Colin Chapman’s death in 1982 was an untimely shock. But if he were still wielding his brutal, uncompromising design genius in modern times, would the restrictive regulations completely neuter his capacity for thinking the unthinkable?
It’s a question you can’t help but think as you flick through the 264 pages of this exhaustive history of Lotus cars. Read on for our review.
Gas turbine power, four wheel drive, twin chassis – and those were just the ideas that didn’t work.
This book explains the gestation of exceptional machines like the 49 and the 78. And, after Peter Warr took the helm in ’82, the teams’ depressing slide into obscurity and, finally, collapse.
This is an excellent, lavishly illustrated book, and a joy for technophiles.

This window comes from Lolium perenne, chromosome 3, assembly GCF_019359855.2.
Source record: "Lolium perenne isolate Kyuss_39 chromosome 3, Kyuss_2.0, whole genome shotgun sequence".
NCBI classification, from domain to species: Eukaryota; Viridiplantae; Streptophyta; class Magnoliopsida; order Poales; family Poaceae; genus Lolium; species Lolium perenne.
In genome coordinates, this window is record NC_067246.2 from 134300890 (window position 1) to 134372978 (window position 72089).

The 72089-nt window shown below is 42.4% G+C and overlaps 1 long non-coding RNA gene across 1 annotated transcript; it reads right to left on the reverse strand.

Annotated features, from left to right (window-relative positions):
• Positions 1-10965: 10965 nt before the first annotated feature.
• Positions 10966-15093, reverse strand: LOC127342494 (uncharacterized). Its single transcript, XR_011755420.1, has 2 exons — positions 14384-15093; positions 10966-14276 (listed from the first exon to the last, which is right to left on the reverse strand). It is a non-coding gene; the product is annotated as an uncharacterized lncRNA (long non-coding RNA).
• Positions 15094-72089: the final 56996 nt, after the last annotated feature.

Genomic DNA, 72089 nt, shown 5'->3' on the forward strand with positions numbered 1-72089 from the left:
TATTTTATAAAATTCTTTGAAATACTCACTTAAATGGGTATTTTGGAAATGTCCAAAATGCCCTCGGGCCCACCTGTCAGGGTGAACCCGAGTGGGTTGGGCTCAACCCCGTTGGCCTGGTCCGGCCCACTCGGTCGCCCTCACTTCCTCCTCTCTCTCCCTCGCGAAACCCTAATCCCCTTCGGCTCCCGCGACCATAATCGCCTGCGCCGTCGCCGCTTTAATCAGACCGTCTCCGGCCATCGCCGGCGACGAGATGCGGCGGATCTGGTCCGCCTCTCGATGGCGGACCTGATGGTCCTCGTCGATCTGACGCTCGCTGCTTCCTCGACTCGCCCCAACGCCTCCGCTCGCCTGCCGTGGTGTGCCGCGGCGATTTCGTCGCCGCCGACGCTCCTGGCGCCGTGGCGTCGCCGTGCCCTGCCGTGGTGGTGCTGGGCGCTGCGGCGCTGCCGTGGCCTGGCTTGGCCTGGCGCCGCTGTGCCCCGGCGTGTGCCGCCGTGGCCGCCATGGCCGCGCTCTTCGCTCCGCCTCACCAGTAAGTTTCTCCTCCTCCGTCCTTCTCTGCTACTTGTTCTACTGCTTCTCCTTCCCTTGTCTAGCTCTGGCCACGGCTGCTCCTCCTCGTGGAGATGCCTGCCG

Chapman’s Lotus straddled disciplines beyond Formula One into sports cars and American racing. He conquered the Indianapolis 500 in 1965 with Jim Clark and the asymmetrical 38. He built cars for the Tasman series and Formula Three.
I was very pleased that what could have been a staid, technical tome is packed with insightful interviews and illuminating photographs.
The book is more than just a retrospective of Lotus cars. It charts the evolution of Formula One and shows how a team that were invariably at the cutting edge of the sport responded to the various changes in regulations.
I had little appreciation for the world of Lotus cars beyond Formula One before turning to Pritchard’s excellent book. Anyone in the same position should stick this near the top of their reading list.
Published by Haynes
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